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The Scientist

» disease/medicine

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image: Species-Specific

Species-Specific

By | November 17, 2014

Scientists uncover striking differences between mouse and human gene expression across a variety of tissues.

10 Comments

image: Week in Review: November 10–14

Week in Review: November 10–14

By | November 14, 2014

Funding for African science; microbiome studies may have contamination worries; mind-controlled gene expression; DNA record keeper

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image: Funding Research in Africa

Funding Research in Africa

By | November 12, 2014

The ongoing Ebola epidemic in West Africa is drawing more money to study the virus, but what about funding for African science in general?

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image: Mind-Controlled Gene Expression

Mind-Controlled Gene Expression

By | November 11, 2014

A light-inducible optogenetic implant in mice, powered by EEG, responds to a human participant’s mental state.

2 Comments

image: Camels are MERS Reservoirs

Camels are MERS Reservoirs

By | November 9, 2014

Researchers have concluded that these animals, known as the “ships of the desert,” can ferry the deadly coronavirus, perhaps infecting people.

1 Comment

image: How Meat Can Harm Arteries

How Meat Can Harm Arteries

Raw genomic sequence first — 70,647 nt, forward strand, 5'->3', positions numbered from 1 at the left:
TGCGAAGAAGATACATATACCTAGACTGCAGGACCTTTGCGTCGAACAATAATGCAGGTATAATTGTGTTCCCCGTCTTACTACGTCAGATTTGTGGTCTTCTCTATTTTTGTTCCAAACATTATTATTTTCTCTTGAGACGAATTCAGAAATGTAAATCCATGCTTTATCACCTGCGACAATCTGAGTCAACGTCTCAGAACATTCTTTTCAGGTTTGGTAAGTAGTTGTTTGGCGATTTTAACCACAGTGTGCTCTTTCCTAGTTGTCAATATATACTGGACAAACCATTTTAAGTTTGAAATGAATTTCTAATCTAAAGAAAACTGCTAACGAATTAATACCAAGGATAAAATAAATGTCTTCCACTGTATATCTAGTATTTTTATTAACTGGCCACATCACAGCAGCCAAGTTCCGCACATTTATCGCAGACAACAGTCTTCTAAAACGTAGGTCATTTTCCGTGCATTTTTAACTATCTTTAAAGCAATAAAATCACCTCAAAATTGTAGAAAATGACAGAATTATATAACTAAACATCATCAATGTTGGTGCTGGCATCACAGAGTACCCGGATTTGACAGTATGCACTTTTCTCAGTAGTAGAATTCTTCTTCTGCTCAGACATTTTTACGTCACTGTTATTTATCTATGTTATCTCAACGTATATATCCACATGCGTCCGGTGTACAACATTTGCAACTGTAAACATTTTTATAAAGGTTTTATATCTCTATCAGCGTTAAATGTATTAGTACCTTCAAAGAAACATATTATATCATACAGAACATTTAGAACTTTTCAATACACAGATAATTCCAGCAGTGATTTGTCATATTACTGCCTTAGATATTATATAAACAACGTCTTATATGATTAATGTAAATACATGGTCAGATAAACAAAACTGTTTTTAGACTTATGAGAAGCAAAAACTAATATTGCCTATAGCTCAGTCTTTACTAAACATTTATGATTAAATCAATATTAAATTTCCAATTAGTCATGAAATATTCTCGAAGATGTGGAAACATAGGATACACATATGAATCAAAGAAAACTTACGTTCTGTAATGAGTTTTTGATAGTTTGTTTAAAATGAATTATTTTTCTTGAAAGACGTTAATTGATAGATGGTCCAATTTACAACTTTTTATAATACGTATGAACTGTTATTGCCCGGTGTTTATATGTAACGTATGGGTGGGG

By | November 5, 2014

Gut microbes produce a key intermediate metabolite that promotes atherosclerosis in a mouse model of red meat consumption.

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image: Rare Disease to Inform Ebola Susceptibility?

Rare Disease to Inform Ebola Susceptibility?

By | November 4, 2014

Parents of children with the fatal genetic disease Niemann-Pick Type C are taking an active role in research to understand how mutations associated with the disease may protect against Ebola.

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image: Stomach in a Dish

Stomach in a Dish

By | November 2, 2014

Researchers generate the first functional human stomach tissue in vitro.

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image: Poor Little Devils

Poor Little Devils

By | November 1, 2014

See the devastating infectious cancer that may drive the Tasmanian Devil to extinction.

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image: Seal Stowaways

Seal Stowaways

By | November 1, 2014

Pathogen traces recovered from Peruvian mummies suggest tuberculosis-causing bacteria rode from Africa to South America in pinnipeds.

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